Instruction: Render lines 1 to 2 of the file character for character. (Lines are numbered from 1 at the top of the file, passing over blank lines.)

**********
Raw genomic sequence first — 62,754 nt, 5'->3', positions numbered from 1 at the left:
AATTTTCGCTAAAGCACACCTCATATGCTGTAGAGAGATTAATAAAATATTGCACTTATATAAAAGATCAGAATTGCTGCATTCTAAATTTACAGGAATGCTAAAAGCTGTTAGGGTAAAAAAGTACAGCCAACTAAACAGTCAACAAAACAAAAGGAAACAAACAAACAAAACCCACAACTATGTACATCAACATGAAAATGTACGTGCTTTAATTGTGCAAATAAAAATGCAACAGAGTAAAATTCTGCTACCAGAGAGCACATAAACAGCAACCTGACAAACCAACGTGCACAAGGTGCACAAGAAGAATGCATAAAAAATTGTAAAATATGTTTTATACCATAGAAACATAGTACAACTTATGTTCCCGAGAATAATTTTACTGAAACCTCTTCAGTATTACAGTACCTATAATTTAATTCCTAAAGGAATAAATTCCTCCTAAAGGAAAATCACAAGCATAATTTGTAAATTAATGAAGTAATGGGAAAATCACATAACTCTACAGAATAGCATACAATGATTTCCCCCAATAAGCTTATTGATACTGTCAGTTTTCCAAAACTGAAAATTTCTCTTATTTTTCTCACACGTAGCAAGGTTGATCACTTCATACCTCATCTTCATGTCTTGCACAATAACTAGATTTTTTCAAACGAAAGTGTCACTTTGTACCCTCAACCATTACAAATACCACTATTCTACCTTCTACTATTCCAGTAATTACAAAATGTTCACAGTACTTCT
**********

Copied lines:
Raw genomic sequence first — 62,754 nt, 5'->3', positions numbered from 1 at the left:
AATTTTCGCTAAAGCACACCTCATATGCTGTAGAGAGATTAATAAAATATTGCACTTATATAAAAGATCAGAATTGCTGCATTCTAAATTTACAGGAATGCTAAAAGCTGTTAGGGTAAAAAAGTACAGCCAACTAAACAGTCAACAAAACAAAAGGAAACAAACAAACAAAACCCACAACTATGTACATCAACATGAAAATGTACGTGCTTTAATTGTGCAAATAAAAATGCAACAGAGTAAAATTCTGCTACCAGAGAGCACATAAACAGCAACCTGACAAACCAACGTGCACAAGGTGCACAAGAAGAATGCATAAAAAATTGTAAAATATGTTTTATACCATAGAAACATAGTACAACTTATGTTCCCGAGAATAATTTTACTGAAACCTCTTCAGTATTACAGTACCTATAATTTAATTCCTAAAGGAATAAATTCCTCCTAAAGGAAAATCACAAGCATAATTTGTAAATTAATGAAGTAATGGGAAAATCACATAACTCTACAGAATAGCATACAATGATTTCCCCCAATAAGCTTATTGATACTGTCAGTTTTCCAAAACTGAAAATTTCTCTTATTTTTCTCACACGTAGCAAGGTTGATCACTTCATACCTCATCTTCATGTCTTGCACAATAACTAGATTTTTTCAAACGAAAGTGTCACTTTGTACCCTCAACCATTACAAATACCACTATTCTACCTTCTACTATTCCAGTAATTACAAAATGTTCACAGTACTTCT